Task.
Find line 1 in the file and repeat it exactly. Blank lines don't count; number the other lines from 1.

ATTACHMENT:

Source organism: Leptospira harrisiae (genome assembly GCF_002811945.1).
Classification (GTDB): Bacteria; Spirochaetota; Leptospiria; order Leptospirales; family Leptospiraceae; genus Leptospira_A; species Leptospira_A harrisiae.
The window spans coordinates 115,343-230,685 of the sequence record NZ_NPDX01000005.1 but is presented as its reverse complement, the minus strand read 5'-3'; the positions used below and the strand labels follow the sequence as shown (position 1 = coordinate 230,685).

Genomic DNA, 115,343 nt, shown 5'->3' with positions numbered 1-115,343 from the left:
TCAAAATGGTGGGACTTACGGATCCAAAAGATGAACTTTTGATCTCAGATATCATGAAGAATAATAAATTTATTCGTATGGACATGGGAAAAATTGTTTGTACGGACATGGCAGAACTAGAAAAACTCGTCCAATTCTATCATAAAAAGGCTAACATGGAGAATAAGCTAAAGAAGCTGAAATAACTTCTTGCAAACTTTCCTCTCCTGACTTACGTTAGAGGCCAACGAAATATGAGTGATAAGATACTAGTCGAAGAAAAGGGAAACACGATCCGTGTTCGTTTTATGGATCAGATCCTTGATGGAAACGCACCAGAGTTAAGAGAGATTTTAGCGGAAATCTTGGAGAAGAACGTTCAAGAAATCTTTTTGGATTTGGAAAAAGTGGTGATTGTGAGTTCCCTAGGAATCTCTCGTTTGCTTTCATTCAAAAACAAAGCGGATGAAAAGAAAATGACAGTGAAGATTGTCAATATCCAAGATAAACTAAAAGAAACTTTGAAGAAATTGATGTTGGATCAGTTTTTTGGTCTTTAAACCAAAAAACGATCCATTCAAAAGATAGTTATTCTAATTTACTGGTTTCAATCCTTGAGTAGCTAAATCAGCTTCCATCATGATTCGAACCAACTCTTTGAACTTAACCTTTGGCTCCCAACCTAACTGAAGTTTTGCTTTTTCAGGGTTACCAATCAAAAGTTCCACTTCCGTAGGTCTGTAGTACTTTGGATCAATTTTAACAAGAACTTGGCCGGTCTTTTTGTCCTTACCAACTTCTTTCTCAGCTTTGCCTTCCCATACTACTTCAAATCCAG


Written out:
Source organism: Leptospira harrisiae (genome assembly GCF_002811945.1).